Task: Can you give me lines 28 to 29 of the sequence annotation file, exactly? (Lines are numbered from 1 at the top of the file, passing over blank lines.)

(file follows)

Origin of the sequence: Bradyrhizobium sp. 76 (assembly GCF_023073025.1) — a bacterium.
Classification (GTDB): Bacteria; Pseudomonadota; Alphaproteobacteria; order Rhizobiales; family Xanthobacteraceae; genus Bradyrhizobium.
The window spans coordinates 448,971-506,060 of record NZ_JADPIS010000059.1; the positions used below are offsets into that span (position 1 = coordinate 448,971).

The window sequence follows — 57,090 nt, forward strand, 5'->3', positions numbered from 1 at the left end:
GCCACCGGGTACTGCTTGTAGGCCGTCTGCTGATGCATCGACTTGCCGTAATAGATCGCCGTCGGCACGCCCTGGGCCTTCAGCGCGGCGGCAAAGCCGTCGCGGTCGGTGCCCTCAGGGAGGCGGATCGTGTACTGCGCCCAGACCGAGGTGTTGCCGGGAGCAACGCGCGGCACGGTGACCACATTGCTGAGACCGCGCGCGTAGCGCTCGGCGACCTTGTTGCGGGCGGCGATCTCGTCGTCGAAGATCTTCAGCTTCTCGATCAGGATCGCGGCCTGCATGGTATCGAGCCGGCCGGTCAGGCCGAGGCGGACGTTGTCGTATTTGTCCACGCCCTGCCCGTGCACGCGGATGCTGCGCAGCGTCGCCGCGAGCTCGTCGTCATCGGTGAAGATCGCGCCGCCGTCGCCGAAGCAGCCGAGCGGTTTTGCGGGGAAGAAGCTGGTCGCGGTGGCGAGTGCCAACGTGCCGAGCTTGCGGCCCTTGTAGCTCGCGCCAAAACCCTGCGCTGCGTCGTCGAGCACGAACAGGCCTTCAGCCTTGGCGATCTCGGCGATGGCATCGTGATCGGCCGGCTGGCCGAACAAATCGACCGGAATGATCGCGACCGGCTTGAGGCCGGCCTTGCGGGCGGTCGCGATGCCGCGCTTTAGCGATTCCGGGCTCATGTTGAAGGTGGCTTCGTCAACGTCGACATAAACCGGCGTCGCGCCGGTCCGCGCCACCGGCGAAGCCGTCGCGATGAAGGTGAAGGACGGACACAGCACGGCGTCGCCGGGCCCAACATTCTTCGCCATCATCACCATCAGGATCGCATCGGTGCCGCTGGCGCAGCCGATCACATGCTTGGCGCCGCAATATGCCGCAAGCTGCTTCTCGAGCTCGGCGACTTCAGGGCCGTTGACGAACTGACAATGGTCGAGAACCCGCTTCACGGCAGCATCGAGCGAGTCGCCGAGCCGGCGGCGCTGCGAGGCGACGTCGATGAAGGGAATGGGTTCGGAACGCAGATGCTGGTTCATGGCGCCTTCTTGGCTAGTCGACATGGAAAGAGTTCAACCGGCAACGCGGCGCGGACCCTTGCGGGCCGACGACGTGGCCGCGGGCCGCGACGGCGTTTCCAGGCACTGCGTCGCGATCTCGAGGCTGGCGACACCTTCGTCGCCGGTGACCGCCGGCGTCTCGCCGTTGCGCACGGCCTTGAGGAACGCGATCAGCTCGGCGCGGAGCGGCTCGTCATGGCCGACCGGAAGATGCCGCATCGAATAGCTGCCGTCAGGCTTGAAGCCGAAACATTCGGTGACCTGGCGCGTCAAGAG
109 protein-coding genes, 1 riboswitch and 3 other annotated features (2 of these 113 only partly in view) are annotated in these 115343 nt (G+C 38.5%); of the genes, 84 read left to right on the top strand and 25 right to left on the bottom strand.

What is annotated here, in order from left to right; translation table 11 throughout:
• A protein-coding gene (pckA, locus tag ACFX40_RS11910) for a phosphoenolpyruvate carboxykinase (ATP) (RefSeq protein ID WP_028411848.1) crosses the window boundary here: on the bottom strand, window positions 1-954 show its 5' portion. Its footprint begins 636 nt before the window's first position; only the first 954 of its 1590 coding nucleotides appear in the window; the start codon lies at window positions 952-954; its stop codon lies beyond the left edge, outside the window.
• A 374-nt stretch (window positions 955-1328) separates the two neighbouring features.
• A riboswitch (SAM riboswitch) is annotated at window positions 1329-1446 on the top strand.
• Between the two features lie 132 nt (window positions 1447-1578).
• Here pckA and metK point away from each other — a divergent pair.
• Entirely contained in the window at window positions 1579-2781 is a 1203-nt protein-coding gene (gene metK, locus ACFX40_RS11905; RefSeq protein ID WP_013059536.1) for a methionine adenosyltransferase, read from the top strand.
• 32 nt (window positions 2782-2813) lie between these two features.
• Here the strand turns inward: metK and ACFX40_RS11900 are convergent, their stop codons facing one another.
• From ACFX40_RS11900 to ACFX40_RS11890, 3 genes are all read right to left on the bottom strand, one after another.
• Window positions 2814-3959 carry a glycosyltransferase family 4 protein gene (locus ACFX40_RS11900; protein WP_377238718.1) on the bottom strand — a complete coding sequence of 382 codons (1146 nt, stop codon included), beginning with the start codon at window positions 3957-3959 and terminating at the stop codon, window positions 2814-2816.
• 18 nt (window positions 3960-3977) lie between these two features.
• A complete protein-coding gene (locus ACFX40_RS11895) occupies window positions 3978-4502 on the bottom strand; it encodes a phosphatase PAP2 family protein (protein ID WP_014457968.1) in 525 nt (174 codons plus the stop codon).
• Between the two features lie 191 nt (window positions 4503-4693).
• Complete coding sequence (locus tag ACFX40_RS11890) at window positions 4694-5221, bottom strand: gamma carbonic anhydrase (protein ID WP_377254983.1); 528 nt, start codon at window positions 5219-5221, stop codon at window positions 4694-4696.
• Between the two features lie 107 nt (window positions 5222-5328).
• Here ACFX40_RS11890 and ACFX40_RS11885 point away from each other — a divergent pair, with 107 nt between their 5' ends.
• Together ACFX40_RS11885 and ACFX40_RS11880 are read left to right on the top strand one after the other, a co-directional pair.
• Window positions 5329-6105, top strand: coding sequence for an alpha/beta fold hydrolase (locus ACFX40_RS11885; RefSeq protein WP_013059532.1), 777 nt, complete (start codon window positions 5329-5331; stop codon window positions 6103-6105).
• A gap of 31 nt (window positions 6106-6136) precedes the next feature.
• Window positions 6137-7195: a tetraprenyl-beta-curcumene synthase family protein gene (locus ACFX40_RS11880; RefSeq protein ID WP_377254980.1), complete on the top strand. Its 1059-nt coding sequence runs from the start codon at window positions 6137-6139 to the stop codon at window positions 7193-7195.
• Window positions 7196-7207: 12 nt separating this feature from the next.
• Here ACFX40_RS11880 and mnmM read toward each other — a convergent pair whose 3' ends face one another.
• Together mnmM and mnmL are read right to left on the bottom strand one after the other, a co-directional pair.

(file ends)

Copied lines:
• Window positions 7196-7207: 12 nt separating this feature from the next.
• Here ACFX40_RS11880 and mnmM read toward each other — a convergent pair whose 3' ends face one another.